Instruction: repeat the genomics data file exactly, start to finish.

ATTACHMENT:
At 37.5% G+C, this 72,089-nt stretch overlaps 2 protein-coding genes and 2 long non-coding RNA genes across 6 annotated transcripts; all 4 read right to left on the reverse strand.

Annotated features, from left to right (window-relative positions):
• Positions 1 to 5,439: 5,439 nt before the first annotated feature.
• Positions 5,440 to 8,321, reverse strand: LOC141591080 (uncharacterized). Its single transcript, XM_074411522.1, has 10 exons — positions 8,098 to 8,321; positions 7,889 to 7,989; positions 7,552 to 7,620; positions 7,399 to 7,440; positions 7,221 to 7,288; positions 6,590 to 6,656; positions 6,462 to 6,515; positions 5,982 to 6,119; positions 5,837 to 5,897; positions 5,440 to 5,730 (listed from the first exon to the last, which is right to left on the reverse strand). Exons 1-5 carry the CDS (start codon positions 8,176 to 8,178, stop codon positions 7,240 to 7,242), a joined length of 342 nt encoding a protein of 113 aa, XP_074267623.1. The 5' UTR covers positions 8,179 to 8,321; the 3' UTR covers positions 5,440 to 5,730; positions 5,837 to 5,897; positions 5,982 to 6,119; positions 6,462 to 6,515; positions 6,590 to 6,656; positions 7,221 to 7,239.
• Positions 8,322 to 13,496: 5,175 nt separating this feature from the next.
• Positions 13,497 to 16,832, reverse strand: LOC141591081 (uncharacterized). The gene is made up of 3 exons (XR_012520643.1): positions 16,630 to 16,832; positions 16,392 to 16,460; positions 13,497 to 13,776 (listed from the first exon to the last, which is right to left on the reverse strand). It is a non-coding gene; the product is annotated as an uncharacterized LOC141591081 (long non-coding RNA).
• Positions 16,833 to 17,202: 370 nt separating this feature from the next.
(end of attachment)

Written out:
At 37.5% G+C, this 72,089-nt stretch overlaps 2 protein-coding genes and 2 long non-coding RNA genes across 6 annotated transcripts; all 4 read right to left on the reverse strand.

Annotated features, from left to right (window-relative positions):
• Positions 1 to 5,439: 5,439 nt before the first annotated feature.
• Positions 5,440 to 8,321, reverse strand: LOC141591080 (uncharacterized). Its single transcript, XM_074411522.1, has 10 exons — positions 8,098 to 8,321; positions 7,889 to 7,989; positions 7,552 to 7,620; positions 7,399 to 7,440; positions 7,221 to 7,288; positions 6,590 to 6,656; positions 6,462 to 6,515; positions 5,982 to 6,119; positions 5,837 to 5,897; positions 5,440 to 5,730 (listed from the first exon to the last, which is right to left on the reverse strand). Exons 1-5 carry the CDS (start codon positions 8,176 to 8,178, stop codon positions 7,240 to 7,242), a joined length of 342 nt encoding a protein of 113 aa, XP_074267623.1. The 5' UTR covers positions 8,179 to 8,321; the 3' UTR covers positions 5,440 to 5,730; positions 5,837 to 5,897; positions 5,982 to 6,119; positions 6,462 to 6,515; positions 6,590 to 6,656; positions 7,221 to 7,239.
• Positions 8,322 to 13,496: 5,175 nt separating this feature from the next.
• Positions 13,497 to 16,832, reverse strand: LOC141591081 (uncharacterized). The gene is made up of 3 exons (XR_012520643.1): positions 16,630 to 16,832; positions 16,392 to 16,460; positions 13,497 to 13,776 (listed from the first exon to the last, which is right to left on the reverse strand). It is a non-coding gene; the product is annotated as an uncharacterized LOC141591081 (long non-coding RNA).
• Positions 16,833 to 17,202: 370 nt separating this feature from the next.